The beauty of pests
Pests, invasive species and devastating algae become works of art in Pataka’s newest exhibition, Bio Borders.
Wellington photographer Wayne Barrar has a fascination with species that travel the world and modify their adopted landscapes. More than 30 photographs make up Bio Borders, taken over a five-year period in New Zealand and Britain.
‘‘What I wanted to do with this project is look at the way our landscape is affected by movement of species,’’ Barrar says.
Some of the most visually arresting photos in the show are of didymo, the ‘‘rock snot’’ algae that has plagued South Island rivers after being introduced in about 2004. Dried, white didymo on a rock bed looks like the surface of the moon under Barrar’s lens, and close-up shots of the algae are hypnotic.
‘‘They’re beautiful things but when they’re out of their context they’re ugly things,’’ Barrar says.
Another series in the exhibition documents koi carp, a highly-valued ornamental fish in Europe and Japan that is considered a major pest in New Zealand for the way it churns up muddy river beds. Hundreds are culled each year in the Waikato, but that barely makes a dent in the population, Barrar says.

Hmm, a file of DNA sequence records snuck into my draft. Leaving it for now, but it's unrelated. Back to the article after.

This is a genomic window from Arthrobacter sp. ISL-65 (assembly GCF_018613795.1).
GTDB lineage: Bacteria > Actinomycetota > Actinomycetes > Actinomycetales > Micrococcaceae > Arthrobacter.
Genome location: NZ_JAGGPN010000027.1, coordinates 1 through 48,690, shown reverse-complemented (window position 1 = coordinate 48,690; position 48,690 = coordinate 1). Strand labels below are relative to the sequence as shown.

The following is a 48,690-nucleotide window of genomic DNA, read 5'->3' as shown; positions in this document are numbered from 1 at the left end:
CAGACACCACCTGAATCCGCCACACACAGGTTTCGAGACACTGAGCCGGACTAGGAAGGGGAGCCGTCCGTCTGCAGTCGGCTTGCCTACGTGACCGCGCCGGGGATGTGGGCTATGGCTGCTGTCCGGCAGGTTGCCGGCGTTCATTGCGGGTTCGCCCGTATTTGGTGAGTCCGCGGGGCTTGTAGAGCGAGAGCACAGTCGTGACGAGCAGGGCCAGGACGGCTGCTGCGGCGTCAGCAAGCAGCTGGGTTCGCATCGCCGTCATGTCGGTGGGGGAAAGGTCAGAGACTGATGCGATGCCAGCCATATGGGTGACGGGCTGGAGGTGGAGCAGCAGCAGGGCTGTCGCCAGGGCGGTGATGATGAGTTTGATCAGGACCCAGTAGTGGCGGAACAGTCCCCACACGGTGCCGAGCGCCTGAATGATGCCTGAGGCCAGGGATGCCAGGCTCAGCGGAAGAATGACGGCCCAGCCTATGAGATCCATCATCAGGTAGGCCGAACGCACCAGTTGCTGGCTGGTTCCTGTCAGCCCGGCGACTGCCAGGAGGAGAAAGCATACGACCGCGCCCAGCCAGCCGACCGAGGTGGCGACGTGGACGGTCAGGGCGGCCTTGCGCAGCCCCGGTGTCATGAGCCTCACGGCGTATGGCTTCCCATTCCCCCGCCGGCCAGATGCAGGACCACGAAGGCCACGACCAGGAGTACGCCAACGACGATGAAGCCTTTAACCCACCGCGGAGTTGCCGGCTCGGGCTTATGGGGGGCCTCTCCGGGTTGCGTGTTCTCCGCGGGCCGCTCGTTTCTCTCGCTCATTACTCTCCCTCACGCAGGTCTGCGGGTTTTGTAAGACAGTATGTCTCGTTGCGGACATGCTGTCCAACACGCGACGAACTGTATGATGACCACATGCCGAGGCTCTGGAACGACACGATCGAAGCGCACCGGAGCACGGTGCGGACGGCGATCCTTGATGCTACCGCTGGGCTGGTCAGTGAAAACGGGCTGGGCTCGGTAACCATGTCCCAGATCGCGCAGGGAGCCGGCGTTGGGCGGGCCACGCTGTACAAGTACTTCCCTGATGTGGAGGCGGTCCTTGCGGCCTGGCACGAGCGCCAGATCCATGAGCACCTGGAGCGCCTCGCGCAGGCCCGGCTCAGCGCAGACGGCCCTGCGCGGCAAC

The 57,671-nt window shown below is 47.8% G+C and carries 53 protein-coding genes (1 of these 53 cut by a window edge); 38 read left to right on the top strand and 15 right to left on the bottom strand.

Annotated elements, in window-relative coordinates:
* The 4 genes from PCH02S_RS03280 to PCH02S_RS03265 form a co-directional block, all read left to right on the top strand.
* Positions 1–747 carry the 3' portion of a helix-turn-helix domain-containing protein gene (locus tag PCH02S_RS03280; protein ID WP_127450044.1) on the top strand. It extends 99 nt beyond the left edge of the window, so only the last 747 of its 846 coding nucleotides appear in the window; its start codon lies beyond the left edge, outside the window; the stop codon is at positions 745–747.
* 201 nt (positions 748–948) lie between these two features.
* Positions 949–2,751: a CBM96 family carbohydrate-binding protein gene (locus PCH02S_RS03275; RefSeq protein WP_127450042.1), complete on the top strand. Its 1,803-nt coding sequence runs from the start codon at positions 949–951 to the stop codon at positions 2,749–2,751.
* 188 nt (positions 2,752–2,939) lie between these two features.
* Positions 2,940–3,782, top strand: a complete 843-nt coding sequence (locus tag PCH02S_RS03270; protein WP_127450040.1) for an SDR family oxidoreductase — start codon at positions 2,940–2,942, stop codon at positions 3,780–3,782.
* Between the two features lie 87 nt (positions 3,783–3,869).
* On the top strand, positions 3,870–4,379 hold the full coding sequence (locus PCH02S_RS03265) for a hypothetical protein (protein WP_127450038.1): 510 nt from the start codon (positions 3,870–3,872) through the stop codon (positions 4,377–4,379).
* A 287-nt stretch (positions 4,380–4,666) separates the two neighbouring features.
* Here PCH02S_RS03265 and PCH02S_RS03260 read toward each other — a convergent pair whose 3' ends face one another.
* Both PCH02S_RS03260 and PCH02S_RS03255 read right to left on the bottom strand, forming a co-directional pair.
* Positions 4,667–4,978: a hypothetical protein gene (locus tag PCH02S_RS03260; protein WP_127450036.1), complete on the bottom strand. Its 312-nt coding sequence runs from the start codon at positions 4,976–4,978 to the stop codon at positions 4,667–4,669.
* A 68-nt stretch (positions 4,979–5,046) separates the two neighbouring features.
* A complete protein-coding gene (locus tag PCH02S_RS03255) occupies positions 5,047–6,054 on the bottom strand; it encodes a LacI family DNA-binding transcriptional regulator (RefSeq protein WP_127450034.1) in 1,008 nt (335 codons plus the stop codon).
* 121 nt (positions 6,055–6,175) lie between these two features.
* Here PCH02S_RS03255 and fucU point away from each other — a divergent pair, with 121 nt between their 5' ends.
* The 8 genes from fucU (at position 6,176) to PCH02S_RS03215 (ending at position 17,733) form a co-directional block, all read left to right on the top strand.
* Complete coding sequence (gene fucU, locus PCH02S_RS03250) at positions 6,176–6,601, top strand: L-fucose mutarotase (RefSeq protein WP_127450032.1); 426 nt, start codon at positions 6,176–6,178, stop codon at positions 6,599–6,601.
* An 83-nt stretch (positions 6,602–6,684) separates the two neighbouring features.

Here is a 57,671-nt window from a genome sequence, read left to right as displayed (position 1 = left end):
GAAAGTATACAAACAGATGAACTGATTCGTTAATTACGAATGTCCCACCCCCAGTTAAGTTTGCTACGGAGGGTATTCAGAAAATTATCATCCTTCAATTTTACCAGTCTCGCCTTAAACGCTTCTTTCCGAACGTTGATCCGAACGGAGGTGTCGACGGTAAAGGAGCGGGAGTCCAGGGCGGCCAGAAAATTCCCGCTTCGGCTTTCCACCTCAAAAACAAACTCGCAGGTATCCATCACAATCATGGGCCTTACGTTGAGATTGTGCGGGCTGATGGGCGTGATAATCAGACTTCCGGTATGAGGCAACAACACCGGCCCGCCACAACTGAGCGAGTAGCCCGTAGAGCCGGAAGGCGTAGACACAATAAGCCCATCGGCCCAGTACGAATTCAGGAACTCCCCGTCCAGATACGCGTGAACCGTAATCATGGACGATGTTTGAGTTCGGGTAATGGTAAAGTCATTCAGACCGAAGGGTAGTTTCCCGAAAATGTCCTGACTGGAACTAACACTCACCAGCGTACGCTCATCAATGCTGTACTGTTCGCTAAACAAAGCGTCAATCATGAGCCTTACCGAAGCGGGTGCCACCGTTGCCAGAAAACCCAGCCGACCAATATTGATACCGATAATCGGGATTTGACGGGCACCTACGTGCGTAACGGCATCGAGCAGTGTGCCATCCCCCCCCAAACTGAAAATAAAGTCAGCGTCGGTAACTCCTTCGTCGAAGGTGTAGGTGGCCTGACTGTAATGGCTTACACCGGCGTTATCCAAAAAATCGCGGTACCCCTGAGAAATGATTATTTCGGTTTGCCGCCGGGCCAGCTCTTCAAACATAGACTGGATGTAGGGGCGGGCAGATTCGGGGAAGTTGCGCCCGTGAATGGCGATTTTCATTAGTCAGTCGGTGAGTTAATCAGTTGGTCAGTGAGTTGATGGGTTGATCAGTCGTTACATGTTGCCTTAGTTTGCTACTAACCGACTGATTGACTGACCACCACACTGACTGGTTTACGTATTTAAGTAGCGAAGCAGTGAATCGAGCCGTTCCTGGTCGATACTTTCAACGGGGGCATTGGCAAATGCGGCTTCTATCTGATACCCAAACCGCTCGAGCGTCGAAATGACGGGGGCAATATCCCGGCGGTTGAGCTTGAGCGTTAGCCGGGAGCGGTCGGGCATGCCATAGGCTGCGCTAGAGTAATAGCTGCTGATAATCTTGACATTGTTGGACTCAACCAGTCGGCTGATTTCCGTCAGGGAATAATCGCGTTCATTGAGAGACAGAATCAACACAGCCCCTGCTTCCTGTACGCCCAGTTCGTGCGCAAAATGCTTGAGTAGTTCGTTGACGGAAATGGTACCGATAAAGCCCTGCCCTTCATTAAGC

‘‘They’ve just gone absolutely berserk through these landscapes.’’
Koi carp are such a pest that
Wayne Barrar’s shows a photo from his exhibition at Whitby Lakes were drained in 2007 to fish out and kill all the koi, unfortunately also killing many other fish species.
Pests and diseases are often spread intentionally because they become valued in some way once introduced, Barrar says.
‘‘ That’s the irony of biosecurity. Whatever happens, these things become a commodity,’’ he says.
‘‘It’s a constant battle to stop the spread, because people have a motive to move them.’’
Inquiring mind: Pataka.
Bio Borders is on at Pataka until August 19.9.